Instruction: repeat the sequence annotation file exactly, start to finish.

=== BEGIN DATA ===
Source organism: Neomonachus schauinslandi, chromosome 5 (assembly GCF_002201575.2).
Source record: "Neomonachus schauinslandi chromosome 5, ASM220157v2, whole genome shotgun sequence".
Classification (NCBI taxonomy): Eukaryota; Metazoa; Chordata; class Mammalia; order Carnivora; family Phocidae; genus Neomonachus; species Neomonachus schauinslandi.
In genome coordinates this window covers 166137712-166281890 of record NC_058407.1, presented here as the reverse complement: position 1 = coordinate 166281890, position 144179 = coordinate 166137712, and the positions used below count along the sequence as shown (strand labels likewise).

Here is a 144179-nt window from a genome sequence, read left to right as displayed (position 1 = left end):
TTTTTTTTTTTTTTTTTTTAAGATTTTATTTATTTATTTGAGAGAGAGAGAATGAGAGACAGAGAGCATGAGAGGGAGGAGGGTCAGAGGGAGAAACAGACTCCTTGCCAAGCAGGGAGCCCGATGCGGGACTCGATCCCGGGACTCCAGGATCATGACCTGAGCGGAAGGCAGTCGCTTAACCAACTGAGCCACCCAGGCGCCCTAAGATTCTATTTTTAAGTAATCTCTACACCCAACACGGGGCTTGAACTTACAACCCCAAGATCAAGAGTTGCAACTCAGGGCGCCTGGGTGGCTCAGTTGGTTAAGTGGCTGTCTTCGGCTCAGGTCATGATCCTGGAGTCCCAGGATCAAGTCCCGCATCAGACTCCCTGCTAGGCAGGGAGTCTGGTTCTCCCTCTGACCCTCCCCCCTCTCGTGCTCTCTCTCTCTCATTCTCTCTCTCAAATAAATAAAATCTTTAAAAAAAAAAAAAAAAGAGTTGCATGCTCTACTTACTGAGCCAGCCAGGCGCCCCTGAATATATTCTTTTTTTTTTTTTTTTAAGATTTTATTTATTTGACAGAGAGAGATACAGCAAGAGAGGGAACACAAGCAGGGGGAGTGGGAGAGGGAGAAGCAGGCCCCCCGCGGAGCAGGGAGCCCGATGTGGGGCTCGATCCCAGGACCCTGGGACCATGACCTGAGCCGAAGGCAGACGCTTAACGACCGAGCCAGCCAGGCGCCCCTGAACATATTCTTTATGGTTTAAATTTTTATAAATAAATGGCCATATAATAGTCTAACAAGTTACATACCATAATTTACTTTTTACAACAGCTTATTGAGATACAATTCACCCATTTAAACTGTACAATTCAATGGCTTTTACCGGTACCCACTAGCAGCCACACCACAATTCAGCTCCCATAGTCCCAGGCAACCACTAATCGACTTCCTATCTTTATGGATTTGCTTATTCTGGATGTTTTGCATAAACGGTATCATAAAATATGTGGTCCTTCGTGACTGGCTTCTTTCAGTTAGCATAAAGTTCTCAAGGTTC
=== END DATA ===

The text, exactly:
Source organism: Neomonachus schauinslandi, chromosome 5 (assembly GCF_002201575.2).
Source record: "Neomonachus schauinslandi chromosome 5, ASM220157v2, whole genome shotgun sequence".
Classification (NCBI taxonomy): Eukaryota; Metazoa; Chordata; class Mammalia; order Carnivora; family Phocidae; genus Neomonachus; species Neomonachus schauinslandi.
In genome coordinates this window covers 166137712-166281890 of record NC_058407.1, presented here as the reverse complement: position 1 = coordinate 166281890, position 144179 = coordinate 166137712, and the positions used below count along the sequence as shown (strand labels likewise).

Here is a 144179-nt window from a genome sequence, read left to right as displayed (position 1 = left end):
TTTTTTTTTTTTTTTTTTTAAGATTTTATTTATTTATTTGAGAGAGAGAGAATGAGAGACAGAGAGCATGAGAGGGAGGAGGGTCAGAGGGAGAAACAGACTCCTTGCCAAGCAGGGAGCCCGATGCGGGACTCGATCCCGGGACTCCAGGATCATGACCTGAGCGGAAGGCAGTCGCTTAACCAACTGAGCCACCCAGGCGCCCTAAGATTCTATTTTTAAGTAATCTCTACACCCAACACGGGGCTTGAACTTACAACCCCAAGATCAAGAGTTGCAACTCAGGGCGCCTGGGTGGCTCAGTTGGTTAAGTGGCTGTCTTCGGCTCAGGTCATGATCCTGGAGTCCCAGGATCAAGTCCCGCATCAGACTCCCTGCTAGGCAGGGAGTCTGGTTCTCCCTCTGACCCTCCCCCCTCTCGTGCTCTCTCTCTCTCATTCTCTCTCTCAAATAAATAAAATCTTTAAAAAAAAAAAAAAAAGAGTTGCATGCTCTACTTACTGAGCCAGCCAGGCGCCCCTGAATATATTCTTTTTTTTTTTTTTTTAAGATTTTATTTATTTGACAGAGAGAGATACAGCAAGAGAGGGAACACAAGCAGGGGGAGTGGGAGAGGGAGAAGCAGGCCCCCCGCGGAGCAGGGAGCCCGATGTGGGGCTCGATCCCAGGACCCTGGGACCATGACCTGAGCCGAAGGCAGACGCTTAACGACCGAGCCAGCCAGGCGCCCCTGAACATATTCTTTATGGTTTAAATTTTTATAAATAAATGGCCATATAATAGTCTAACAAGTTACATACCATAATTTACTTTTTACAACAGCTTATTGAGATACAATTCACCCATTTAAACTGTACAATTCAATGGCTTTTACCGGTACCCACTAGCAGCCACACCACAATTCAGCTCCCATAGTCCCAGGCAACCACTAATCGACTTCCTATCTTTATGGATTTGCTTATTCTGGATGTTTTGCATAAACGGTATCATAAAATATGTGGTCCTTCGTGACTGGCTTCTTTCAGTTAGCATAAAGTTCTCAAGGTTC